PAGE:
Canada’s housing market closed out 2023 with a bang – National

Canadian home sales saw an “unexpected surge” in December as sellers and buyers came together to get deals done before the new year, according to the national real estate body.

The Canadian Real Estate Association (CREA) said Monday that December saw an 8.7 per cent jump from November in the number of homes sold. That put the final month of the year on par with some of the “relatively stronger” spring and summer months, CREA said.

CREA senior economist Shaun Cathcart said in a statement that it’s unlikely the surprisingly strong December was a sign of a housing market rebound kicking off.

“It was more likely just some of the sellers and buyers that were holding onto unrealistic pricing expectations last fall finally coming together to get deals done before the end of the year,” he said.

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“We’re still forecasting a recovery in housing demand in 2024, but we’ll have to wait a few more months to get a sense of what that ultimately looks like.”

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There were few people listing their homes in the traditionally slow December, pushing the sales-to-new listings ratio back up to 57.8 per cent from just over 50 per cent in November. This key metric helps to gauge whether markets favour buyers or sellers, with CREA putting the long-term average of around 55 per cent.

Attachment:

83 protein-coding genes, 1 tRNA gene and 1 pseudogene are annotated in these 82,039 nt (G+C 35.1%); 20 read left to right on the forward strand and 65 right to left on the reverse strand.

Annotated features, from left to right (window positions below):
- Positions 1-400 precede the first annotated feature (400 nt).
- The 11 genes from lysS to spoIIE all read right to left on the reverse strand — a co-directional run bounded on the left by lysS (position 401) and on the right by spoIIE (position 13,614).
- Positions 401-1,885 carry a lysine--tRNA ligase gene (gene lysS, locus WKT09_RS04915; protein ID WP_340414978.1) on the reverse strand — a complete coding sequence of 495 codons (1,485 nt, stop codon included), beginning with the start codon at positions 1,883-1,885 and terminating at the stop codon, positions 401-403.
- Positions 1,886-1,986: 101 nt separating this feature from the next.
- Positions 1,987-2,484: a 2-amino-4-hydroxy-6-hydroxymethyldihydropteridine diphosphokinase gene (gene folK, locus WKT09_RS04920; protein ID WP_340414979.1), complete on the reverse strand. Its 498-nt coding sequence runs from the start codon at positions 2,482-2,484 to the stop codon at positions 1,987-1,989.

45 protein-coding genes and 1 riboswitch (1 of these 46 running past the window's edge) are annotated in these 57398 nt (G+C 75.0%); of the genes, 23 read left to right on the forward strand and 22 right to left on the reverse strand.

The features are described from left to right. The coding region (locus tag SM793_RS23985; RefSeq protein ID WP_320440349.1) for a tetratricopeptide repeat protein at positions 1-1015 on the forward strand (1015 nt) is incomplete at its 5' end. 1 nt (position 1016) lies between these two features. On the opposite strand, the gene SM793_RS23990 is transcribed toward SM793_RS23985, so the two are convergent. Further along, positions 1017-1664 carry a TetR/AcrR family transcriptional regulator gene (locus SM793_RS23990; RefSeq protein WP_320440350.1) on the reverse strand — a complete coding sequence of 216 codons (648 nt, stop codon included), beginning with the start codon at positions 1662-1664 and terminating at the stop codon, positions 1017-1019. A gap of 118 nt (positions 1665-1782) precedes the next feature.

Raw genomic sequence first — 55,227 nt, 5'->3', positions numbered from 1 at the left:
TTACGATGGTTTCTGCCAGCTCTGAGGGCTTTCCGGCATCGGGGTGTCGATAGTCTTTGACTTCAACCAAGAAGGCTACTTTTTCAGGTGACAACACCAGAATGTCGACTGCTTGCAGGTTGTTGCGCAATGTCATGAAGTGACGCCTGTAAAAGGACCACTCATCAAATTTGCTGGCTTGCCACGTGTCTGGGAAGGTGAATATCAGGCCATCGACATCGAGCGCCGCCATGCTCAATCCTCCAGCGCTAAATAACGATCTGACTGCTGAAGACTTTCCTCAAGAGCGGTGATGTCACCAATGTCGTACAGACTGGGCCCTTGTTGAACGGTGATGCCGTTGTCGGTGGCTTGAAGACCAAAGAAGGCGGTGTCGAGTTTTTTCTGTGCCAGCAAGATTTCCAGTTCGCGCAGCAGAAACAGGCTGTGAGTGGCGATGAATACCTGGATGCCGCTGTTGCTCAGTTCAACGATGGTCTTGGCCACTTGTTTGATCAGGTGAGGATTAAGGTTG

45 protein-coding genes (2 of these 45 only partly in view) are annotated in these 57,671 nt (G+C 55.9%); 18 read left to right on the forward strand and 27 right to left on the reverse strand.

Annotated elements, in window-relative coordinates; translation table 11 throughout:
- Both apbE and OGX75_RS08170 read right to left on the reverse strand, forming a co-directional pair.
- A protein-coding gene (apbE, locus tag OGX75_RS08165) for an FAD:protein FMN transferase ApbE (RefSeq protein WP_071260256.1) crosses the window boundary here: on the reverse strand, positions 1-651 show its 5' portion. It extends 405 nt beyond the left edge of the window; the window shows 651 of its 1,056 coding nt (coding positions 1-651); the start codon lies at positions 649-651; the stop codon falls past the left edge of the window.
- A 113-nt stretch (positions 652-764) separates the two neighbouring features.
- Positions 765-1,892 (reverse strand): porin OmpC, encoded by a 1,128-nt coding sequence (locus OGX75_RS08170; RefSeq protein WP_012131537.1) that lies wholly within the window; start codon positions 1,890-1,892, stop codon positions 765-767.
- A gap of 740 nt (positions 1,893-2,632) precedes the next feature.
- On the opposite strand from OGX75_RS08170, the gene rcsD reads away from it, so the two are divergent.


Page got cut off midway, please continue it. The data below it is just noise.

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The volume of home sales were up 3.7 per cent year-over-year in December.

Looking back at the whole year, CREA said there was a total of 443,511 home sales in 2023, down 11.1 per cent from the year earlier when the Bank of Canada’s interest rate tightening cycle — and by extension, the housing correction — began.

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CREA said 2023 was the lowest annual level for national sales since 2008. Last year was nearly on par with the five years following the financial crisis of that year, and the first year of the mortgage stress test in Canada in 2018.

On a non-seasonally adjusted basis, the national average home price hit $657,145 to close the year, up 5.1 per cent from December 2022.

CREA noted that ongoing price declines are mainly concentrated in Ontario’s Greater Golden Horseshoe region as well as some markets in British Columbia. Elsewhere, prices are holding firm or climbing in some provinces including Alberta, New Brunswick and Newfoundland and Labrador.

More to come.

Click to play video: 'Business Matters: Canada’s housing market will return to near ‘normal’ in 2024, Royal LePage suggests'

Business Matters: Canada’s housing market will return to near ‘normal’ in 2024, Royal LePage suggests

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